Just six months ago, Hurricane Sandy slammed into Devorah Schochet's Long Island home, flooding the basement and crumbling the foundation. But in February, a grim diagnosis was even more destructive: She was told she had ALS and only a few years to live.
Now, the 39-year-old mother of four is battling not only her insurance company, but the quick physical decline that accompanies amyotrophic lateral sclerosis, often referred to as Lou Gehrig's disease. The progressive neurodegenerative disease causes the death of nerve cells in the brain and spinal cord, which control the muscles throughout the body.
Her mother died of ALS at the age of 59 but, at first, Schochet, who worked in finance before she lost her job, ignored some of the early warning signs -- stumbling in her high heels and a trembling voice.
"I was the executive who always wore heels and ran around the city in them," she told ABCNews.com. "Losing my persona by being unable to wear heels and command a performance by projecting my voice has been the hardest thing to grasp."
The Schochets have faced one tragedy after another since Sandy raged up the East Coast, causing billions of dollars worth of damage and leaving tens of thousands homeless. The entire foundation to their house washed away and left a massive sinkhole.
"All the outside cracked with the force," she said. "The first floor buckled and every single joint cracked. Our immediate neighbor's house burned down when they found the power on."
In the aftermath of the storm, as the family was living in a small rental, her 13-year-old daughter Sabrina underwent major spinal surgery. Schochet's days were spent racing between the hospital, the rental and their damaged home to meet with insurance adjusters.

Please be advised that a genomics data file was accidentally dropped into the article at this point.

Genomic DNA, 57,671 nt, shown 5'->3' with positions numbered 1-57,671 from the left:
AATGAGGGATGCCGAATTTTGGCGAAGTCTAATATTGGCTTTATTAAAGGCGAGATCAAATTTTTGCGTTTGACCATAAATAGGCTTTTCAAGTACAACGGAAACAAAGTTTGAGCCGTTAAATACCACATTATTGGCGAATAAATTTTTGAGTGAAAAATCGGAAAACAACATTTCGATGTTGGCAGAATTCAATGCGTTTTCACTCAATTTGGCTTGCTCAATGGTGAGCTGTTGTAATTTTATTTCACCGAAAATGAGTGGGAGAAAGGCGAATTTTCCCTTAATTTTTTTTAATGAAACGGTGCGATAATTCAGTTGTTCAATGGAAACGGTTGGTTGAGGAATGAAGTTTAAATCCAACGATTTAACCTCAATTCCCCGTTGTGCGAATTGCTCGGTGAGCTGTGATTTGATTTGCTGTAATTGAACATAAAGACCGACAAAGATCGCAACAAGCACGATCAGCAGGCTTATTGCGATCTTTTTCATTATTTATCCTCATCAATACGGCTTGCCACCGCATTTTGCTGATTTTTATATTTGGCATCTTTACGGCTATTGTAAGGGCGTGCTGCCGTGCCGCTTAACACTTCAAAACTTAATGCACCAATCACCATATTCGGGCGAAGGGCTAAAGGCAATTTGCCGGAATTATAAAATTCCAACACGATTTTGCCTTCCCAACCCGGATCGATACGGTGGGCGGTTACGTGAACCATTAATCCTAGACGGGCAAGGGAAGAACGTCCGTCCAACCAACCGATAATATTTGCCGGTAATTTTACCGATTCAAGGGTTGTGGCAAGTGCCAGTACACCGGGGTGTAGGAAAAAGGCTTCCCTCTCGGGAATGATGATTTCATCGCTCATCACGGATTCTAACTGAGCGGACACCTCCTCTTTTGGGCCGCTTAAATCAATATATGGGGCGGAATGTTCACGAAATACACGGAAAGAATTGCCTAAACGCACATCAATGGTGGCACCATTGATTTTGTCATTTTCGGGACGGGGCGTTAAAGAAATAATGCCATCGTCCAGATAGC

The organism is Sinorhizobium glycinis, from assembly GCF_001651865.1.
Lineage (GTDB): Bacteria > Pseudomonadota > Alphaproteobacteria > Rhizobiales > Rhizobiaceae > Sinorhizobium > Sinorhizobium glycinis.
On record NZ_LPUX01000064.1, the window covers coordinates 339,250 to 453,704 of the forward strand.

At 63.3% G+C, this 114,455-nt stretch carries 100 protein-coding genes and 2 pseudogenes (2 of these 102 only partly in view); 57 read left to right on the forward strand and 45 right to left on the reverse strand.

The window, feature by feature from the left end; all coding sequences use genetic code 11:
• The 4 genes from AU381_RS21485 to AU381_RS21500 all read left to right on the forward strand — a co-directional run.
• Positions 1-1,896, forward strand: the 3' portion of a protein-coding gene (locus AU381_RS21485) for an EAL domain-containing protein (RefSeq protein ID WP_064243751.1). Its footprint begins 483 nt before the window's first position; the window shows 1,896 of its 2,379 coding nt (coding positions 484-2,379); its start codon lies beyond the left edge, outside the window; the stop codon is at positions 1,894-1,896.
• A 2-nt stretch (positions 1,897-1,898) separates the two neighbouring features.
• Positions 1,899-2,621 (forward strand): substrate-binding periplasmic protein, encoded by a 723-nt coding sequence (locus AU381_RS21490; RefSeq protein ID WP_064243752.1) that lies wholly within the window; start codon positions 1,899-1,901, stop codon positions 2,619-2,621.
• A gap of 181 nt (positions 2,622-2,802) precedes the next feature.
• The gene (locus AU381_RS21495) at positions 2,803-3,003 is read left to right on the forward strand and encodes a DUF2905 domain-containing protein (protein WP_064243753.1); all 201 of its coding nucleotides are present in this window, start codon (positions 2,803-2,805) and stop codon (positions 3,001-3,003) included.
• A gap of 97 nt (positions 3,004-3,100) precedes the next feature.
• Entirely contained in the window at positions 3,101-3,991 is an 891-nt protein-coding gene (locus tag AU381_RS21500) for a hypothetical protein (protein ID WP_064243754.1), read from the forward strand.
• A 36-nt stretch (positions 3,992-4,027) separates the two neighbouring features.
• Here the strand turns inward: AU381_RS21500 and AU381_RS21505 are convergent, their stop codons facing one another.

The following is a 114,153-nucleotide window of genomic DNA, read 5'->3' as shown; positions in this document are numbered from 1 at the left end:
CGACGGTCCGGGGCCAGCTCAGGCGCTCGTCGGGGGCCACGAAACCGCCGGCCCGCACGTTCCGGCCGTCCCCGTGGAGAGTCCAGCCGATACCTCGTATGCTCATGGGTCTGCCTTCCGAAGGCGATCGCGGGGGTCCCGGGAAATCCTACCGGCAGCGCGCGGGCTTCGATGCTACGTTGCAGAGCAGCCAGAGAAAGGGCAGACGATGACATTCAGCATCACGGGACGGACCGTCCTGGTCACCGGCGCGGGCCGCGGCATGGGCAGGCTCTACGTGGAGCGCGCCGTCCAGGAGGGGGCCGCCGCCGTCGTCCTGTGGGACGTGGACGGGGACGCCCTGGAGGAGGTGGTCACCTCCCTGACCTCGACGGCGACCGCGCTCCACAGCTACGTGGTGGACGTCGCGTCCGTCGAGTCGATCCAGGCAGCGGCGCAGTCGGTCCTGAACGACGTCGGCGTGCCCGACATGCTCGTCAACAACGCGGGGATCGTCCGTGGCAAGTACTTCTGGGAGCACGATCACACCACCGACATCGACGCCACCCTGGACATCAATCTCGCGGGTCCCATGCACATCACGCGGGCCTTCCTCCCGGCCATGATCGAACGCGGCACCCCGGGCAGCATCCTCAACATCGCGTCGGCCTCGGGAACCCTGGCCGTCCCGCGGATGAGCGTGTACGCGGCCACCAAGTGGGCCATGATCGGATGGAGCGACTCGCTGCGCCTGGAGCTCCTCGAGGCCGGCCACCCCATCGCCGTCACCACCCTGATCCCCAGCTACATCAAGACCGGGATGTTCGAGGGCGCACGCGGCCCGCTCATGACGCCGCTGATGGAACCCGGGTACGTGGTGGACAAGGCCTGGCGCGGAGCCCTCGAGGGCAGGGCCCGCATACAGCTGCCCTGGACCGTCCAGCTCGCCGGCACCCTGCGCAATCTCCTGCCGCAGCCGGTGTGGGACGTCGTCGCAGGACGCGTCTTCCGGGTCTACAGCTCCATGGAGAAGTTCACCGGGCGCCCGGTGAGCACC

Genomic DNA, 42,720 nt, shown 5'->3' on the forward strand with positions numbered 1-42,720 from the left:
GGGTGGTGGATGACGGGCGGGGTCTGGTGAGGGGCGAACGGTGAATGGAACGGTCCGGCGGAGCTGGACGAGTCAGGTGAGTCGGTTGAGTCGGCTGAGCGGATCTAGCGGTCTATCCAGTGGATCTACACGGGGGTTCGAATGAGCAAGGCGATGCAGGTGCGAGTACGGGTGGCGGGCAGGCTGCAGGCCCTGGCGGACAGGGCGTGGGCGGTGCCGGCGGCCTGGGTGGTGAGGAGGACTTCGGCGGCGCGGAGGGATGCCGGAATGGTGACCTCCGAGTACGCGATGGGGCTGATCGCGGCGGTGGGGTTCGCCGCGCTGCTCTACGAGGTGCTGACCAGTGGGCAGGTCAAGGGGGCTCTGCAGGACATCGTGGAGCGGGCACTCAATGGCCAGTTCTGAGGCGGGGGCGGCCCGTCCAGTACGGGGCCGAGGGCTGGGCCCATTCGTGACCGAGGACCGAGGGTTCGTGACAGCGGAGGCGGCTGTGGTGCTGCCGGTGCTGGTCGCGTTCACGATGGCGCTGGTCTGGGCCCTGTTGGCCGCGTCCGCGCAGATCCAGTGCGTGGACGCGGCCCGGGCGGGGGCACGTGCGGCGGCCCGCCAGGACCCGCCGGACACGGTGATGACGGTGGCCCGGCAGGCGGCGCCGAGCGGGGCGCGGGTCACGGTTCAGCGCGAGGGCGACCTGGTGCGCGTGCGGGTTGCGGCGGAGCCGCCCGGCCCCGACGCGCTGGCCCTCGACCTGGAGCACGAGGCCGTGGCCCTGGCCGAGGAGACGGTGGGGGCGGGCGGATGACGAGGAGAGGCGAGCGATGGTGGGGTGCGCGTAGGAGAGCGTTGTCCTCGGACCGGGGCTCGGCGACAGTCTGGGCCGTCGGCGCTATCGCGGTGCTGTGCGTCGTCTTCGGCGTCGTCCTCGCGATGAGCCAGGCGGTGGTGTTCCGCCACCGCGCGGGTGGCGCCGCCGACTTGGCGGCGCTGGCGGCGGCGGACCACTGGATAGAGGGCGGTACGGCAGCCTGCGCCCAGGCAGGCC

Schochet has gone public with her story on the fundraising website Root Funding, so that she can renovate her Woodmere, N.Y., home to make it handicapped-accessible.
Schochet worries about the future for her husband, a 44-year-old computer consultant, and her four children, ages 5 to 17.
"I need somebody -- a company or an organization -- to quickly build out the first floor to make a master bedroom and a bathroom and enlarge the kitchen," she said. "I have to have handicapped ramps inside the house.
"I have no idea how fast this disease is. But I am 99.9 percent sure that in the next 10 years, I will be on a [breathing] machine and in a wheelchair."
So far, the family has raised $83,000 through that site, in large part because of the efforts of her neighbor and friend, Sarah Hofstetter, who is president of the ad agency 360i.
Hofstetter and her colleagues volunteered their time to set up the fundraising and to reach out to media to raise awareness. They are hoping home renovation television shows might be able to help.
"It's crazy how she is holding it together," Hofstetter said of her friend.
Their daughters, now 13, have been friends since they were 3.
"Sabrina is strong like her mother," Hofstetter said.
"We were without power for two weeks, but what happened to her is unbelievable," said Hofstetter, 38. "A couple of weeks after her daughter came home from the hospital, she was diagnosed. There was literally nothing we could do to help her with her medical situation, but we could try to raise funds for her to repair her home or get her home prepared for her."
Schochet is chronicling her journey on her blog, Shirat Devorah. She said she is determined to do as much as she can for herself "until I can no longer."
"I have always been a proactive person, a take-charge person," said Schochet. "Friends have offered to go to the grocery store and make dinner. But I want to do it. I sound funny and I walk funny. Otherwise, I am fine."
Life has not been easy for the Schochets. Devorah Schochet struggled with infertility and conceived two of her children through in vitro fertilization. She lost her mother to an inheritable form of early-onset ALS.
When her daughter Sabrina was 8, doctors found a benign tumor on her spine and performed life-threatening surgery. Two years later, Schochet was laid off and has not been able to find full-time work since. About 18 months ago, she developed a speech impediment that was likely related to her ALS.
"I went to many doctors and none could figure out why," she said. "A year ago, I took a job at half my salary, and was laid off six months later because of my voice."